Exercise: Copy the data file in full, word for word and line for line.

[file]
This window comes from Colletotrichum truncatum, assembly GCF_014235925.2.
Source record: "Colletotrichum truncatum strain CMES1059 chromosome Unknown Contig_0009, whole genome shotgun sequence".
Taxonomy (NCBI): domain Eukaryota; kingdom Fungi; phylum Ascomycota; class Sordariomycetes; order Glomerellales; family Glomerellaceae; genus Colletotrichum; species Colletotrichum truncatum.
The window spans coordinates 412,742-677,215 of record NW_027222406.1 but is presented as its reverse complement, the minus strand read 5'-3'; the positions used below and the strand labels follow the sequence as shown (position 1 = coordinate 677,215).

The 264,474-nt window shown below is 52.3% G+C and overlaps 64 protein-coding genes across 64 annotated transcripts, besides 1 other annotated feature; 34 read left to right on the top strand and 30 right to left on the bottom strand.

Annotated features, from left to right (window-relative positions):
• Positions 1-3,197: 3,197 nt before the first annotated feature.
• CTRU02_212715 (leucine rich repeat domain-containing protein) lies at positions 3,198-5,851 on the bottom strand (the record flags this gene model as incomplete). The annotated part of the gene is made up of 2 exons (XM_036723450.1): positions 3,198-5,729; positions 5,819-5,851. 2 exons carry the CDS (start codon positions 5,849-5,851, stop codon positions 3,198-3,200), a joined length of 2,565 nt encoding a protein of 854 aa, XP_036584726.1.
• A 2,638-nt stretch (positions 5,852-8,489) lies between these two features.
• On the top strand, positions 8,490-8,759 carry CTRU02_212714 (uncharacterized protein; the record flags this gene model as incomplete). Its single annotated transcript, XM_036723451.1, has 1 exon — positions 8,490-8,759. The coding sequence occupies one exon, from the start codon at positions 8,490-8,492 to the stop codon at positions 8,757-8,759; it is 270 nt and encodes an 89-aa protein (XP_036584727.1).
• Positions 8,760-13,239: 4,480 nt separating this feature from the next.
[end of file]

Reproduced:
This window comes from Colletotrichum truncatum, assembly GCF_014235925.2.
Source record: "Colletotrichum truncatum strain CMES1059 chromosome Unknown Contig_0009, whole genome shotgun sequence".
Taxonomy (NCBI): domain Eukaryota; kingdom Fungi; phylum Ascomycota; class Sordariomycetes; order Glomerellales; family Glomerellaceae; genus Colletotrichum; species Colletotrichum truncatum.
The window spans coordinates 412,742-677,215 of record NW_027222406.1 but is presented as its reverse complement, the minus strand read 5'-3'; the positions used below and the strand labels follow the sequence as shown (position 1 = coordinate 677,215).

The 264,474-nt window shown below is 52.3% G+C and overlaps 64 protein-coding genes across 64 annotated transcripts, besides 1 other annotated feature; 34 read left to right on the top strand and 30 right to left on the bottom strand.

Annotated features, from left to right (window-relative positions):
• Positions 1-3,197: 3,197 nt before the first annotated feature.
• CTRU02_212715 (leucine rich repeat domain-containing protein) lies at positions 3,198-5,851 on the bottom strand (the record flags this gene model as incomplete). The annotated part of the gene is made up of 2 exons (XM_036723450.1): positions 3,198-5,729; positions 5,819-5,851. 2 exons carry the CDS (start codon positions 5,849-5,851, stop codon positions 3,198-3,200), a joined length of 2,565 nt encoding a protein of 854 aa, XP_036584726.1.
• A 2,638-nt stretch (positions 5,852-8,489) lies between these two features.
• On the top strand, positions 8,490-8,759 carry CTRU02_212714 (uncharacterized protein; the record flags this gene model as incomplete). Its single annotated transcript, XM_036723451.1, has 1 exon — positions 8,490-8,759. The coding sequence occupies one exon, from the start codon at positions 8,490-8,492 to the stop codon at positions 8,757-8,759; it is 270 nt and encodes an 89-aa protein (XP_036584727.1).
• Positions 8,760-13,239: 4,480 nt separating this feature from the next.